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Titolo:
Ecological fitness, genomic islands and bacterial pathogenicity - A Darwinian view of the evolution of microbes
Autore:
Hacker, J; Carniel, E;
Indirizzi:
Univ Wurzburg, Inst Mol Infelt Biol, D-97070 Wurzburg, Germany Univ Wurzburg Wurzburg Germany D-97070 t Biol, D-97070 Wurzburg, Germany Inst Pasteur, Unite Bacteriol Mol & Med, Yersinia Lab, F-75724 Paris 15, France Inst Pasteur Paris France 15 Med, Yersinia Lab, F-75724 Paris 15, France
Titolo Testata:
EMBO REPORTS
fascicolo: 5, volume: 2, anno: 2001,
pagine: 376 - 381
SICI:
1469-221X(200105)2:5<376:EFGIAB>2.0.ZU;2-0
Fonte:
ISI
Lingua:
ENG
Soggetto:
HORIZONTAL GENE-TRANSFER; ESCHERICHIA-COLI; YERSINIA-PSEUDOTUBERCULOSIS; MOLECULAR MECHANISMS; PATHOGENESIS; SYMBIOSIS; IMPACT; DNA;
Tipo documento:
Review
Natura:
Periodico
Settore Disciplinare:
Life Sciences
Citazioni:
37
Recensione:
Indirizzi per estratti:
Indirizzo: Hacker, J Univ Wurzburg, Inst Mol Infelt Biol, Rontgenring 11, D-97070 Wurzburg, Germany Univ Wurzburg Rontgenring 11 Wurzburg Germany D-97070 , Germany
Citazione:
J. Hacker e E. Carniel, "Ecological fitness, genomic islands and bacterial pathogenicity - A Darwinian view of the evolution of microbes", EMBO REP, 2(5), 2001, pp. 376-381

Abstract

The compositions of bacterial genomes can be changed rapidly and dramatically through a variety of processes including horizontal gene transfer. Thisform of change is key to bacterial evolution, as it leads to 'evolution inquantum leaps'. Horizontal gene transfer entails the incorporation of genetic elements transferred from another organism-perhaps in an earlier generation - directly into the genome, where they form 'genomic islands', i.e. blocks of DNA with signatures of mobile genetic elements. Genomic islands whose functions increase bacterial fitness, either directly or indirectly, have most likely been positively selected and can be termed 'fitness islands'. Fitness islands can be divided into several subtypes: 'ecological islands'in environmental bacteria and 'saprophytic islands', 'symbiosis islands' or 'pathogenicity islands' (PAIs) in microorganisms that interact with living hosts. Here we discuss ways in which PAIs contribute to the pathogenic potency of bacteria, and the idea that genetic entities similar to genomic islands may also be present in the genomes of eukaryotes.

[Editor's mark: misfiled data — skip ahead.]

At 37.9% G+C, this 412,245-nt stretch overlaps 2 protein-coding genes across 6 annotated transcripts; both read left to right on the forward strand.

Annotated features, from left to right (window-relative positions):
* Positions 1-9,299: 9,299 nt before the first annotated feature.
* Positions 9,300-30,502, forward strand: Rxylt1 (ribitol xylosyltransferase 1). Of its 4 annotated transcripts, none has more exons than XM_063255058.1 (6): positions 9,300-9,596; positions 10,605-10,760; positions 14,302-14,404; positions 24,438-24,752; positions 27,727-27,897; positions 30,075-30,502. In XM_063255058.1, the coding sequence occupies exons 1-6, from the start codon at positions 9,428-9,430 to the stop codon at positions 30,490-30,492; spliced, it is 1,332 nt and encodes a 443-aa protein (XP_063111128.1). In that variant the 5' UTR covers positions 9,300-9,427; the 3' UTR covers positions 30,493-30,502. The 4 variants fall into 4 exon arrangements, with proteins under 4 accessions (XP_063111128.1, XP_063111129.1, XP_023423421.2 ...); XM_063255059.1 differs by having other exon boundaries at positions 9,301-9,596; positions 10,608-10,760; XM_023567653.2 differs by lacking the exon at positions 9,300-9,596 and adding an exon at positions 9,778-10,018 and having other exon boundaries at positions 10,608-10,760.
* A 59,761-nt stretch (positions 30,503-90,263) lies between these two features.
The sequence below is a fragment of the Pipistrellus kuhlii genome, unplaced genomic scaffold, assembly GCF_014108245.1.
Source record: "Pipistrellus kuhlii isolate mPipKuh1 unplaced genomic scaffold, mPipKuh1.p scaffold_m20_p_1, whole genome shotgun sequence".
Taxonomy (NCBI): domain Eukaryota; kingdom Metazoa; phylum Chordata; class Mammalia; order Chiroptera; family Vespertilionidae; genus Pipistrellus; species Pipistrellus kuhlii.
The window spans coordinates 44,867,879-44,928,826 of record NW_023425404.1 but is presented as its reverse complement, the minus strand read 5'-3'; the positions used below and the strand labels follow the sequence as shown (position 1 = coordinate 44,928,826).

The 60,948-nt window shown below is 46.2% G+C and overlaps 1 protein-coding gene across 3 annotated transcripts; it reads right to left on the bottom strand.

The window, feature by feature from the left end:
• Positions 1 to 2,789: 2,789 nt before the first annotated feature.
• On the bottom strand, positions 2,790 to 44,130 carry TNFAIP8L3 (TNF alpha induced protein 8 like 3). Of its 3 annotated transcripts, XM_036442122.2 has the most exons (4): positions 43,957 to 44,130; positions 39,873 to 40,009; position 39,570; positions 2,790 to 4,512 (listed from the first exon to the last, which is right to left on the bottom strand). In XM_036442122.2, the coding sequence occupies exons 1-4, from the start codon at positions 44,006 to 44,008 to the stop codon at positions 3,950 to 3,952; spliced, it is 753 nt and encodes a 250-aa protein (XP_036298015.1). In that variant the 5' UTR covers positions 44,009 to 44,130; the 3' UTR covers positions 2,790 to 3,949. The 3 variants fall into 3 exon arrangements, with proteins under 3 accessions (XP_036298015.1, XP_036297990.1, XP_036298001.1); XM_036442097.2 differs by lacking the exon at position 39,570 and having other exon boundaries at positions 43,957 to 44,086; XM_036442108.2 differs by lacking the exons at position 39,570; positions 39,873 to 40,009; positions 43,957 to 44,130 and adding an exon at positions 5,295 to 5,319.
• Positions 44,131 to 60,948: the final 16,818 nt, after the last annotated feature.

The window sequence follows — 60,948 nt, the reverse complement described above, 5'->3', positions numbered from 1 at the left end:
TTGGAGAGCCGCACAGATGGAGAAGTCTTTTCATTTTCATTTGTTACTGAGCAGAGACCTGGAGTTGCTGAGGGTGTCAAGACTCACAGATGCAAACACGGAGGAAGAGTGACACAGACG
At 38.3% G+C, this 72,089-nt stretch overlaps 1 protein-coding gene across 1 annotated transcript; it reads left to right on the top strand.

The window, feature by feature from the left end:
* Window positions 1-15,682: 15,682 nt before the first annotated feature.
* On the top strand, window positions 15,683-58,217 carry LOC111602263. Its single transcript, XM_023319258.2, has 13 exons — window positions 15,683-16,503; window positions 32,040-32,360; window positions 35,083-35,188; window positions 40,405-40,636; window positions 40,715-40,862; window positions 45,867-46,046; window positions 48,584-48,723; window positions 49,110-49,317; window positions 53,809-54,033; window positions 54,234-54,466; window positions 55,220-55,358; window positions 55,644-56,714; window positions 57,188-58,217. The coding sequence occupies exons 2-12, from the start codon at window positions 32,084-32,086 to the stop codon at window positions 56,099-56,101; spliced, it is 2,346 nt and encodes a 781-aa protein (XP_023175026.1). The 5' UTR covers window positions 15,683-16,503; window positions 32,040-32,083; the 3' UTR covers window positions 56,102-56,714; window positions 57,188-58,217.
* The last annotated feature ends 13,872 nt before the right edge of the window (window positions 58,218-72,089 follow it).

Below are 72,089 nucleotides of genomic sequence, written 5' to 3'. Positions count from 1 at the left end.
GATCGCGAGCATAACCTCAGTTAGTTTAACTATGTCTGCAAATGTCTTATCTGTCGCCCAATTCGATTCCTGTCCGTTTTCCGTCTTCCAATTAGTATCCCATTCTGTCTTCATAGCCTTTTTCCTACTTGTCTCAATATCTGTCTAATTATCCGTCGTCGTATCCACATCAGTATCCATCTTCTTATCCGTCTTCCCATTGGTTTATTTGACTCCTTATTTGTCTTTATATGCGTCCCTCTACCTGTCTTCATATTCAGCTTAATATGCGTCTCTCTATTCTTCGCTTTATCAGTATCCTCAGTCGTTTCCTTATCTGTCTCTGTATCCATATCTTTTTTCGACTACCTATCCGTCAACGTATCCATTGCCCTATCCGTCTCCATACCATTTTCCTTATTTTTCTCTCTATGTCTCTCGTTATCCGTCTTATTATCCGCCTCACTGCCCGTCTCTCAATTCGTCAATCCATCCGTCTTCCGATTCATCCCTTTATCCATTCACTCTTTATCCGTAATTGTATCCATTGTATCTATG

ASDD Area Sistemi Dipartimentali e Documentali, Università di Bologna, Catalogo delle riviste ed altri periodici
Documento generato il 18/01/20 alle ore 13:18:39